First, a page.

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In helping us find our way, Google Maps has made us completely lost

The podcast 99% Invisible recently did an episode titled “Search and Ye Might Find” about internet search: Its history, how it increasingly fails to do its intended job, and its unintended consequences. One of those consequences was that we have increasingly turned parts of our memory over to search – for instance, relying on an old e-mail to provide my parents’ new address every time I send them a birthday gift or something in the mail. In the past I would’ve written it down in a physical address book or just made a point to remember it. Now? There’s Gmail search. I haven’t really needed to remember it.

Now, there’s another reason I haven’t really needed to remember that address: I actually know how to navigate to the place. There’s no need to type that address into Google Maps, and ergo I don’t need to memorize that address. That is an increasingly rare instance these days, however. People use Google Maps, or its Waze subsidiary, constantly. Places they’ve been to repeatedly, where they absolutely would’ve just remembered how to get to after a few back-and-forths, are still utterly lost to them without the nice lady from Google barking out orders. Basically, by ensuring that everyone gets where they’re going, Google Maps has made everyone absolutely lost. 

As just one example, my wife would admit to not having the greatest sense of direction, but she still uses Google Maps to an extent that is just bewildering to me. She’ll go back and forth between our house and some place for weeks and months and still run Google Maps directions. Part of it does have to do with identifying, avoiding or mitigating Los Angeles-area traffic, but even after checking the map for red lines, the directions are engaged. I will give her credit, though. She quickly disregards Google Maps when the algorithm gets too cute, trying to shave off a minute of traffic-bound drive time by futilely making 15 left turns through slow suburban streets … or sending her down some narrow canyon road where she’ll inevitably get stuck behind another obedient Google sheep driving his masonry truck at 15 mph. That one’s not a hypothetical.

You get the sense that the idea of a regular map is absolutely foreign to people. Put the in-car map to North Up orientation and just watch as the viewer’s eyes glaze over like you’ve just handed them a topographic survey of the surrounding landscape from 1889 annotated in Japanese. Hell, for all they know they’re looking at a map from Japan.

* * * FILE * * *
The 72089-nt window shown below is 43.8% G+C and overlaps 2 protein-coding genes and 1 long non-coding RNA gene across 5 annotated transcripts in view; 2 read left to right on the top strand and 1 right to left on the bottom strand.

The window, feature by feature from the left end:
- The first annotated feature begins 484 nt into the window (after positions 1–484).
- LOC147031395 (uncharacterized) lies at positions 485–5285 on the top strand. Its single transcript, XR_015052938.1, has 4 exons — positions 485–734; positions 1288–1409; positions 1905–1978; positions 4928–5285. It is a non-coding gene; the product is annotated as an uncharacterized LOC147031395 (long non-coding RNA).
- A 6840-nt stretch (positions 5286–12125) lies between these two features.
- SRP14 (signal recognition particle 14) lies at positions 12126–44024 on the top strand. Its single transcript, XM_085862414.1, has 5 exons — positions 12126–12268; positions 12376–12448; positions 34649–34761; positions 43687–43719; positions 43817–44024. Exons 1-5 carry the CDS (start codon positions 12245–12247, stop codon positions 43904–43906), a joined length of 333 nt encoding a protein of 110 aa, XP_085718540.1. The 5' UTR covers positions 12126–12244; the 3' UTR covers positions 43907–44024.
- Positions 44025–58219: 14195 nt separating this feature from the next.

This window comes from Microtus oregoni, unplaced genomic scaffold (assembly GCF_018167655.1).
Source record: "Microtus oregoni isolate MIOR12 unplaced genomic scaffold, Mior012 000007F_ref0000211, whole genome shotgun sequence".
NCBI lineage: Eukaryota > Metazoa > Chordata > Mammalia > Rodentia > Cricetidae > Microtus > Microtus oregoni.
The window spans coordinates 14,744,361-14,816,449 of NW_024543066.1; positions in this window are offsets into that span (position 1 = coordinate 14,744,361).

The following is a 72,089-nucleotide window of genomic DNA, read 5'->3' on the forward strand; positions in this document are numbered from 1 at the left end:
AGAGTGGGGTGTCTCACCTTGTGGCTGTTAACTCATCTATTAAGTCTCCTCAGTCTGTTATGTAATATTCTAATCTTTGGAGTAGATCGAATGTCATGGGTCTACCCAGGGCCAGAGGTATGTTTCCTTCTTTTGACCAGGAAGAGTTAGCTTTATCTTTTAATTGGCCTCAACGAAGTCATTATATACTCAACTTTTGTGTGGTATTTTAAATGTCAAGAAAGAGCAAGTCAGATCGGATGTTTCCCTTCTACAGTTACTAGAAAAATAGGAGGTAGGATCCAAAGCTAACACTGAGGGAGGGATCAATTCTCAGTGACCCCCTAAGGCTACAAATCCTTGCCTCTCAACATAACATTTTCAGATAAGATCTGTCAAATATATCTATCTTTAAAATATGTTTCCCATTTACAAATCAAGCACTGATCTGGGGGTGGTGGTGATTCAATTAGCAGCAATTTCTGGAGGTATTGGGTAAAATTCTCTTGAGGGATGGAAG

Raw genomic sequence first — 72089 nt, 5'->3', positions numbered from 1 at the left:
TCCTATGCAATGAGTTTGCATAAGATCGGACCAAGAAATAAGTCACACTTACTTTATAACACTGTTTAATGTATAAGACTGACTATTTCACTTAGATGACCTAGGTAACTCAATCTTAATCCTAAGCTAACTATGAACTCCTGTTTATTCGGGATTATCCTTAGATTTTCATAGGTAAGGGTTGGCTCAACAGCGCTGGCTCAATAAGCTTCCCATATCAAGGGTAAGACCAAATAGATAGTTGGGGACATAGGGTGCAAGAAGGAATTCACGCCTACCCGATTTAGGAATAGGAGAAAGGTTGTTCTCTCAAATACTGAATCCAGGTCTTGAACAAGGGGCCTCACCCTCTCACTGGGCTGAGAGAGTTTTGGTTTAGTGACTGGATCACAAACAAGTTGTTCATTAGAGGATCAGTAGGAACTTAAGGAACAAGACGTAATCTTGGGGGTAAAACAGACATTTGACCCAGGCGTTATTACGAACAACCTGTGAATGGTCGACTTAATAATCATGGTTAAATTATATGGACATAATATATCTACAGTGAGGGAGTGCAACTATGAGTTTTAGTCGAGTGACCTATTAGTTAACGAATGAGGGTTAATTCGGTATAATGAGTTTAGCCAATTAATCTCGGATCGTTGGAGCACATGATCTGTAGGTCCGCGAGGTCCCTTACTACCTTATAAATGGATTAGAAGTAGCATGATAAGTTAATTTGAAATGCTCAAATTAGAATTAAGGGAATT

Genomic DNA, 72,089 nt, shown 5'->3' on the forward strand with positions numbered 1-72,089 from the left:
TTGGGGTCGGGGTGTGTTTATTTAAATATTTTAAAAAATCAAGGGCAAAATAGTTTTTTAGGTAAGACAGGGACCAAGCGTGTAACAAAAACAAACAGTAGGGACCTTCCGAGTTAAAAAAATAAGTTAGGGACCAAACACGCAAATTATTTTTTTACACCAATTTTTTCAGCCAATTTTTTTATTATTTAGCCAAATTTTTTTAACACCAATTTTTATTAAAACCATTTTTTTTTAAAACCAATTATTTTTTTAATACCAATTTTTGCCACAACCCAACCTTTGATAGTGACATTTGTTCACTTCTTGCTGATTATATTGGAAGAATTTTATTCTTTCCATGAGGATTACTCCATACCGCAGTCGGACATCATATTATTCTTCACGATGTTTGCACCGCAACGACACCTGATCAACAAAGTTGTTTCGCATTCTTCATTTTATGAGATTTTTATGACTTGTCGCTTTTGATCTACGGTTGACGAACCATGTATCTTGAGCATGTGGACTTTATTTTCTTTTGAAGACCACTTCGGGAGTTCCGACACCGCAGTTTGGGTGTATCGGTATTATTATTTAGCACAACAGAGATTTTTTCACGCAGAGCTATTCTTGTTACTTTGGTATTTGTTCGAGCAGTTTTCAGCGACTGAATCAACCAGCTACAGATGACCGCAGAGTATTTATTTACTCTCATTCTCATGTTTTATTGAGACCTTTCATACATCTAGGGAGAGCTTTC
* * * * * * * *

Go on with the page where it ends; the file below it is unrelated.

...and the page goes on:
Oh, and good luck providing directions.

“Oh, just go north on Sycamore …”

“Which way is north?”

Even the basic idea of compass point directions is being lost. The idea of north has absolutely no meaning if you simply listen to a lady say “go left, merge slight right, etc.” or stare at a zoomed-in, forward-following map with a blue line leading you into an unknown horizon. I’ve literally had someone ask me whether they should go north or south on the interstate when driving to San Francisco from Los Angeles. Thankfully a reply of, “Um, think about that one for second,” was enough to re-engage the part of the person’s brain that had been outsourced to Google.

There are no shortage of news stories about people driving into lakes because the GPS told them so, and honestly, it just isn’t surprising. OK, maybe the driving into the lake bit is surprising, but you just know that people constantly end up on some silly road or route that they absolutely would not have taken 20 years ago because of common sense and the most basic understanding of maps and directions.

Now, to be clear, I use Google Maps constantly. I check it for traffic or to see which of various possible routes is fastest. I use it to find restaurants or stores based on ratings, and if I’m going anywhere new, it’s obviously invaluable. I tend to use it as an interactive map, and I definitely don’t miss my old Thomas Guide. My parents, on the other hand, rarely use Google Maps and still spend a shocking amount of time discussing how to get some place or coming up with cockamamie avoidance routes around traffic that does not exist. A world with Google Maps is definitely better. It’s just that a world with only Google Maps where people have turned off their senses of direction and have little knowledge of their surrounding area is definitely worse. Then again, just imagine what will happen to us if autonomous cars actually happen. 

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